The way the novel begins is characteristic of the whole novel’s meaning making: the beginning of the novel does not make sense at the level of the story told in the whole novel, however, it is important at the metalevel of narration and in its possible readings. A beginning that fails to elucidate antecedent events and the easy, irregular, and often frivolous narration, in which Slamnig applies the slang used by the contemporary youth, are characteristic of the prose of the young generation in the 1960s, i.e. the jeans prose.

This prose favours surprisingly banal beginnings of novels. As one of the antecedents of that prose, very popular in Yugoslavia in the sixties of the last century,4 The Catcher in the Rye by J. D. Salinger begins with occasional and incidental sentences, Salinger’s Yugoslavian followers also liked to use surprisingly banal, insignificant beginnings with low-style language, slang, and disorganized sentences. Antun Šoljan’s novel Kratki izlet [A brief excursion, 1965] starts with the sentence “I’ll start right off by saying that my friend Roko is a madman” (Šoljan 1999: 3). The beginning of the Bora Ćosić’s novel Uloga moje porodice u svetskoj revoluciji [My family’s role in the world revolution, 1969] is a description of a hand-made bag for the old newspapers that were used in the toilet in the narrator’s family when he was a schoolboy, and that time he wrote a homework on this bag. In the first sentence of the László Végel’s novel Egy makró emlékiratai [Memoirs of a pimp, 1968], the narrator-protagonist says: “Today, I finally managed to find the time to check out chequered shirts for a whole afternoon” (Végel 1967).5 The beginning of Ivan Slamnig’s novel is particularly emblematic in this regard.

The striking eventuality of the novel’s beginning and its elaborate insignificance, i.e. radical meaninglessness are emphatic; the novel fulfils the requirements of the jeans prose; moreover, it tops the characteristics of the genre. Slamnig starts the plot of his novel by a rather stereotyped event, a class reunion – more exactly, a come together of former classmates at a pub. A couple of insignificant events, which happen accidentally and which are narrated by the first-person protagonist, lead to this scene. The main character, by his nickname Flaks, appears also accidentally in the very middle of the events of the come together, while he is looking for a parking site in the centre of Zagreb; the reader comes to know nothing about the preceding events:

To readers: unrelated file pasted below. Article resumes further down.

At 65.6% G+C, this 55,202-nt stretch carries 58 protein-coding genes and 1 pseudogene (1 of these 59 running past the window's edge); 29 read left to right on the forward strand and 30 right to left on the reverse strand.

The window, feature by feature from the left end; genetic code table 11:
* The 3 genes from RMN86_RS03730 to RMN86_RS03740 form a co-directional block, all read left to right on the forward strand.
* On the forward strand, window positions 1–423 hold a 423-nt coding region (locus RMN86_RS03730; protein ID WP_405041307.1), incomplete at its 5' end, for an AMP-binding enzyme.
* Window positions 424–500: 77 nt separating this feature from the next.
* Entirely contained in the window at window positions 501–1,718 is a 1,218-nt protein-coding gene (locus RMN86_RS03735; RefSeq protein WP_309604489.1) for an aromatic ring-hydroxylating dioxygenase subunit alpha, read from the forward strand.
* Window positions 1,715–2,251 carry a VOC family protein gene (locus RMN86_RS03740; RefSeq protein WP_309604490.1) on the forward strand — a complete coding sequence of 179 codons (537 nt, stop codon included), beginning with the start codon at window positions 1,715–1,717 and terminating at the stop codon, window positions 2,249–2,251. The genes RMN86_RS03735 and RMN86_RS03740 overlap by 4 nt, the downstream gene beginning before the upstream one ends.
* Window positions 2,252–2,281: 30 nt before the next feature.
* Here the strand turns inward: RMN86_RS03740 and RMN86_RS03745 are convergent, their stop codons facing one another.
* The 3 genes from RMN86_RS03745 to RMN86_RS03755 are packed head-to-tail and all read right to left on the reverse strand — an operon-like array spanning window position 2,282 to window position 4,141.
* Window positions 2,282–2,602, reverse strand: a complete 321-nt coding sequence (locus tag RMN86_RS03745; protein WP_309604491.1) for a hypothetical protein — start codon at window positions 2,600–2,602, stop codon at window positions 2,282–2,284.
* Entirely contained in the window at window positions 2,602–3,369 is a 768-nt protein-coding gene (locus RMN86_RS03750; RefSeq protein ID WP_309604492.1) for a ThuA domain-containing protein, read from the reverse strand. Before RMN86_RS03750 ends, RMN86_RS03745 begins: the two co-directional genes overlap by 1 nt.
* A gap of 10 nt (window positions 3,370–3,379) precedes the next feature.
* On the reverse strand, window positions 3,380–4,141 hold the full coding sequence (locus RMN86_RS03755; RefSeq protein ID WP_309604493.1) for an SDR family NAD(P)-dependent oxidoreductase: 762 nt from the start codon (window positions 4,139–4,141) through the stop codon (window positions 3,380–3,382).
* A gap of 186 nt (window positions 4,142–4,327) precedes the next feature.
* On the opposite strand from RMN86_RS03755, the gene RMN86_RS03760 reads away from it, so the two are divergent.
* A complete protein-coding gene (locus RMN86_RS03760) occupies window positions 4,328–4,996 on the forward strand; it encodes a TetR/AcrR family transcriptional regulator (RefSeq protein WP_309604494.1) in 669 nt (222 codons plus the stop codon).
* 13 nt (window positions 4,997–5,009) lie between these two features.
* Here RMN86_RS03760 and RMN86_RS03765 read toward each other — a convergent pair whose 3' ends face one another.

I decided to stop so that I could relax. I was driving on my own and passersby generally do not notice you when you are just sitting in your car but you can see everything around you. Every day and every moment it was like telling myself that I could cope wiTheverything if I didn’t keep on running. Right. I’ll calm down. There is a vacant parking space in front of the ones for taxi cabs. We’re gonna sit still, ain’t we? My eyes were wandering all over the dashboard, the funny-looking gear lever, the hand-brake handle, and then I looked down on the clutch, the brake, and the accelerator pedal. As if a man were created for the car; each of our extremities has its function. It’s like: What would we do without a car? How would we go to the gas station for petrol?6

We do not learn about the reason for the protagonist’s uneasiness, where he is coming from, and actually, where he is heading for.